Nicole Arnold, MS student at N.C. State University writes:
I never knew that I sounded like a twelve year old until I recorded myself for a video competition to take part in IFT’s first inaugural Food Communicator’s Workshop. A few snowflakes in North Carolina had shut things down; I couldn’t use a university studio so I was forced to record myself in my bedroom via YouTube.
Maybe it was because I boasted of being part of the behind the scenes of barfblog (and mentioned 40,000 subscribers) or because nobody else could bear the discomfort of recording themselves, but they chose me.
Sponsored by CanolaInfo, the IFT workshop was created to prepare and encourage students and young professionals to communicate food science information and issues through various channels. As a group, we dissected multiple media platforms, specifically the infamous Food Babe’s attack on canola oil. The group leaders asked:
How would we respond?
What would we say if we chose to say anything at all?
What type of social media platforms would we use?
During a mock print interview, I grabbed a slip of paper out of a bowl with the words ‘artificial colors’ on it. I know a little bit more about that topic but am less- familiar with GMOs and preservatives (which others received).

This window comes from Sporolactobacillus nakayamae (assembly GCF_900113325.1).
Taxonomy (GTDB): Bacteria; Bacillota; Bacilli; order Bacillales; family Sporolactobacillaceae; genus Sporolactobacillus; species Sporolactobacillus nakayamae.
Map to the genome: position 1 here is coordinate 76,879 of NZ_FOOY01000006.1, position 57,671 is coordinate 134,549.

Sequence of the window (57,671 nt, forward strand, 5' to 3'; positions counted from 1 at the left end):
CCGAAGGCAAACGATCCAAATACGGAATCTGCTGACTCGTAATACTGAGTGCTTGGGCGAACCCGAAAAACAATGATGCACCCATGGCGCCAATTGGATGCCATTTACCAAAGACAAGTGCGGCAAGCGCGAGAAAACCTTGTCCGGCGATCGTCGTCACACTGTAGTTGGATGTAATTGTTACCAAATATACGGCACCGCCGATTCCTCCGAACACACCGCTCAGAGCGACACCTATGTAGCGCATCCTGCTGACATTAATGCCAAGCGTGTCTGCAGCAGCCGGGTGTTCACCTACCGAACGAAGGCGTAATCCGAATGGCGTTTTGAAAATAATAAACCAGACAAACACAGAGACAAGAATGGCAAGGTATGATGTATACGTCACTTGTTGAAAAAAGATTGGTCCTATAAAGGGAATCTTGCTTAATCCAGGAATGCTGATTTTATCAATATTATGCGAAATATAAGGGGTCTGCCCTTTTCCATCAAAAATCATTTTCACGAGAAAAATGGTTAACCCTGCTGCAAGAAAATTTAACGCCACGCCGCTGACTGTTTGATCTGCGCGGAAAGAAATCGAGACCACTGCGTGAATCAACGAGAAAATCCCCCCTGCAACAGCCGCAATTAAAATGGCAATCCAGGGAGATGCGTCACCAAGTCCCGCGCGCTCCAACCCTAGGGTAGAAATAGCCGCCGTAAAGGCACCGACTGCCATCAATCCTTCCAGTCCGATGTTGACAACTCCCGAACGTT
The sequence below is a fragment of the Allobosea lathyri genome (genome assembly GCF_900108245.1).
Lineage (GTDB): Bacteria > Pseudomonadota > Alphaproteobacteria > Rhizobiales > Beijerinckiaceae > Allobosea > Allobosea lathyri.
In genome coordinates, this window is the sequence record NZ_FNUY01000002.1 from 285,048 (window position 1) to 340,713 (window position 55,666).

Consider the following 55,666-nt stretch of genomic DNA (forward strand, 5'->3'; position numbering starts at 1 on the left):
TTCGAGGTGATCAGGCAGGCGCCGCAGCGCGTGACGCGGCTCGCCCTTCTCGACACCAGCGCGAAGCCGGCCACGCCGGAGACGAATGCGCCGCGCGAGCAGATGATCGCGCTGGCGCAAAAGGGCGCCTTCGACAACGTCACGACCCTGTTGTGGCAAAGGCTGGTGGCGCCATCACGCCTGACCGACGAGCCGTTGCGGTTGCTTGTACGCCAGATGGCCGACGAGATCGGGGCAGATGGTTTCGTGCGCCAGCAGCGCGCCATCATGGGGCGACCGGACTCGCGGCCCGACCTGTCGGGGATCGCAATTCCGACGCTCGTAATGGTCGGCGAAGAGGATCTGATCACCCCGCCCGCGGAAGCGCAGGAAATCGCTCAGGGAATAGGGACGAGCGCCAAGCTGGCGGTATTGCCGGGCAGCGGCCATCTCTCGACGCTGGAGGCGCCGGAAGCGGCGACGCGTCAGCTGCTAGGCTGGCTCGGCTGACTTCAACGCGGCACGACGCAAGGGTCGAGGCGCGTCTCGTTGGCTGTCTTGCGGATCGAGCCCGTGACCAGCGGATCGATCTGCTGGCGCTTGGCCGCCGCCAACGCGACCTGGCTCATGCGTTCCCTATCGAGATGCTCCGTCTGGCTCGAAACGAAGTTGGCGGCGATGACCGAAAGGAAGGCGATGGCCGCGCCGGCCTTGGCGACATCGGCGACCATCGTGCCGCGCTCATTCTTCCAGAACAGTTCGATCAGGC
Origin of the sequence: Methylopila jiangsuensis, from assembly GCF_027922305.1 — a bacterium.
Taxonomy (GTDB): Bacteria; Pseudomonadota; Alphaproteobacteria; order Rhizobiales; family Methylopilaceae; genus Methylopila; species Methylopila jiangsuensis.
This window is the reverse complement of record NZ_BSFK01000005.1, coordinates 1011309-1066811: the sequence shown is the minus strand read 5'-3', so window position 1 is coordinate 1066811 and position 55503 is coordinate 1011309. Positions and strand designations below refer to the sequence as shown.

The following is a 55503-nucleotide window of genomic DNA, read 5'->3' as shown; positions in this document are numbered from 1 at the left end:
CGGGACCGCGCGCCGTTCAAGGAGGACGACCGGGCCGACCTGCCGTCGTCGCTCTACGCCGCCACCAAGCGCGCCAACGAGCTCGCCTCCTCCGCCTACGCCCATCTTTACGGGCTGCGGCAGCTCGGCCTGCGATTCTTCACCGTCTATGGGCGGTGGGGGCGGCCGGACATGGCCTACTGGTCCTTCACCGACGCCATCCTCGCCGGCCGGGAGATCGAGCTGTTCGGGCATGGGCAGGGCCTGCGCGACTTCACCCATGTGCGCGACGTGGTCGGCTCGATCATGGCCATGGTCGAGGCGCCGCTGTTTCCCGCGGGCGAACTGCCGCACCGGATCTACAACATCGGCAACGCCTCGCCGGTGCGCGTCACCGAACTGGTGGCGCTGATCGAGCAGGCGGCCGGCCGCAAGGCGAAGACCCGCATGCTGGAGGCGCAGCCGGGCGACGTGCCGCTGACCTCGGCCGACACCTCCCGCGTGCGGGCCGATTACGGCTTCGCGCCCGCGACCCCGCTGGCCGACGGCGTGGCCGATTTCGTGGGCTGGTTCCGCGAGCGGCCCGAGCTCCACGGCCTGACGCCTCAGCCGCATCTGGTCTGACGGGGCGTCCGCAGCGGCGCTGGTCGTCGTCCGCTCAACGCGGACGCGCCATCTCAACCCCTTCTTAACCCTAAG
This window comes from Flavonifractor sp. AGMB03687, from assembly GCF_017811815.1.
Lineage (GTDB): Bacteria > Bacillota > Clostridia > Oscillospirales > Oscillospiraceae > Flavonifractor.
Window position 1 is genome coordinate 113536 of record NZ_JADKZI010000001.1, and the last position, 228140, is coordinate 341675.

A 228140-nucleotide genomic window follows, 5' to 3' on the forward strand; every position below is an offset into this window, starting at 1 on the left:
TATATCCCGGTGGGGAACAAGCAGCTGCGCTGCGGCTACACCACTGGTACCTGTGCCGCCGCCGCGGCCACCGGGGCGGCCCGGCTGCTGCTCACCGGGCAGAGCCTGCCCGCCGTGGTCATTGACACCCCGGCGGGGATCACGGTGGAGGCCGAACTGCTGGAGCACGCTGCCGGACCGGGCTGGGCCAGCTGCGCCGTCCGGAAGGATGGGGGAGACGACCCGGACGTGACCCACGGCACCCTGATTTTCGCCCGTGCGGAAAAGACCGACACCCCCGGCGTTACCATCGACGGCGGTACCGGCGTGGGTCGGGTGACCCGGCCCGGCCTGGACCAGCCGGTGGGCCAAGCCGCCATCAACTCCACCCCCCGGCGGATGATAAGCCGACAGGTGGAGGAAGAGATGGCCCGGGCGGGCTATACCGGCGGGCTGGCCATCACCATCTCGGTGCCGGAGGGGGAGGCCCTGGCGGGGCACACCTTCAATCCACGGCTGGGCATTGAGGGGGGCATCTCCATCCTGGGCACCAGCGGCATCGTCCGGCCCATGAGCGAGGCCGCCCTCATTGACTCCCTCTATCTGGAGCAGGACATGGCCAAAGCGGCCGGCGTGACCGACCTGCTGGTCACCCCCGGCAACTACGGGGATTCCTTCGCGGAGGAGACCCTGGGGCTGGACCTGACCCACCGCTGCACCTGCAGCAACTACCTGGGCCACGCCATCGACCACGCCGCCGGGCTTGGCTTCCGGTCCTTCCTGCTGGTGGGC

With only a minute to look over the content, the interviewer asked me ‘why artificial colors are added to foods when scientific literature links it to cancer?’
I made a rookie mistake and used the oft-used phrase that the dose that makes the poison. The mock reporter’s eyes lit up.
Poison. I had said it.
An actual reporter could take that statement and run with it, indicating that my statement equated colors to poisons.
I should have talked about how safety reviews are conducted on artificial coloring and that while there are no certainties or guarantees in safety, regulators assess risk by calculating exposure and the amounts needed to cause problems. Many studies are based on mouse models – which may or may not be all that transferable to humans. Based on the current available science, the U.S. FDA and other public health-protecting bodies throughout the world have deemed certain artificial colors as low risk.
It’s tricky, but as food communicators, our messages should be clear, concise and explain the uncertainties of the science. And shouldn’t use clichés.
Nicole Arnold is a MS student in Food, Bioprocessing and Nutrition Sciences, a barfblog news team member, and is a vegetarian studying mechanically tenderized beef safety.
Here’s a video submission from Ohio State’s John Frelka.